Tourists return after Russian ban and attacks
As the sun blazed across the private beach and glistening pools at his family’s packed Mediterranean resort, Osman Ayik glanced across at his tanned guests and breathed a sigh of relief.
“This time, last year, it was almost empty,” he says at the Champion Holiday Village, which his father built near Antalya. During last year’s summer season only about 5 per cent of the 250 rooms were filled. Today, it is fully booked.
The sector, a vital source of foreign exchange and jobs, has been in crisis for 18 months. Turkey was one of the world’s best-performing emerging markets. But a combination of political instability and terrorist attacks caused a slowdown.
Hoteliers are hoping the industry is on the cusp of a recovery. After hotels slashed prices across the country, tourism numbers began picking up, enabling companies to at least stabilise their losses. In May, the number of arrivals hit 2.9m, up 16 per cent on the same month the previous year.
Tourism’s woes start when Russia banned charter after one of its fighter jets shot down. Turkish military shot it down over the Syrian border in November 2015. Sun-seeking Russians, accounted for one in 10 of the visitors to Turkey, the second-largest group behind Germans, vanished. By May 2016, the number of tourists from Russia dropped 92 per cent.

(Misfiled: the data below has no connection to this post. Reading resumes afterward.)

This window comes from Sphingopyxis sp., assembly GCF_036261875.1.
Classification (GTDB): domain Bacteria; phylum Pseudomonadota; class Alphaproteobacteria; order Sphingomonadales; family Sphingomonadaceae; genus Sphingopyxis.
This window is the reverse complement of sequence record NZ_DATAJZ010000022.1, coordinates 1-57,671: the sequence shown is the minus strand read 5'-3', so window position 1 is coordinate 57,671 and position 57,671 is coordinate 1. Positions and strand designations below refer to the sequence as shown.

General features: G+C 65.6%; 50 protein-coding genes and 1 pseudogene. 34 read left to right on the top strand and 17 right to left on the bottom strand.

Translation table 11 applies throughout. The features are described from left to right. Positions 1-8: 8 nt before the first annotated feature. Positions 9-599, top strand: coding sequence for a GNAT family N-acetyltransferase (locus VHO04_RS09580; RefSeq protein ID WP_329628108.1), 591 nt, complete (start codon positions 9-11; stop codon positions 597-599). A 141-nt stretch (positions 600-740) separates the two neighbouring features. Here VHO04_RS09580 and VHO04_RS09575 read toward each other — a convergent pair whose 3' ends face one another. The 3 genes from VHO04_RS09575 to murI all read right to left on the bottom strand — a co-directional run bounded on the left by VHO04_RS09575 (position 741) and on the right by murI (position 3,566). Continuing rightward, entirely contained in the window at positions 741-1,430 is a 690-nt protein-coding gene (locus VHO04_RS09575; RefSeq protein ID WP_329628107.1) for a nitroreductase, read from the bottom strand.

The industry’s problems exacerbated by a wave of terrorist attacks. Including assaults on German tourists in Istanbul and the city’s Ataturk international airport. A coup attempt then rocked the nation last July and triggered a sweeping government crackdown. It has seen more than 140,000 people arrested, dismissed or suspended.
The tourism crisis shaved nearly 1 per cent off Turkey’s gross domestic product last year. The number of visitors plummeted nearly a third in 2016 to about 25m — the lowest in nine years.
That led to a drop in foreign currency inflows. The average overseas tourist in Turkey spends about $700. A crucial source of dollars to fund the country’s current account deficit. Travel services revenue fell $8bn last year to $19bn, according to central bank data.
The pick-up this year follows a rapprochement with Russia, which lifted its sanctions on Turkey. And also a fall in terrorist attacks since a gunman killed 39 people at an Istanbul nightclub on New Year’s Day. The economy also showed signs of stabilising after President Recep Tayyip Erdogan won a contentious referendum on a new constitution in April. The government has since had to step in to help avert defaults, wary of the impact that would have on the banking sector. One Turkish government official estimates that state support to the sector exceeded $500m last year. This included tax holidays for companies and about $6,000 to charter airlines for each flight carrying 200 or more passengers into Turkey.
But Mr Ayik worries that Ankara’s interventionist policies in Syria’s civil war and in Iraq could spell more trouble down the line. And he and others warn that while government support has prevented defaults and businesses closing, it cannot be sustained if the crisis continues.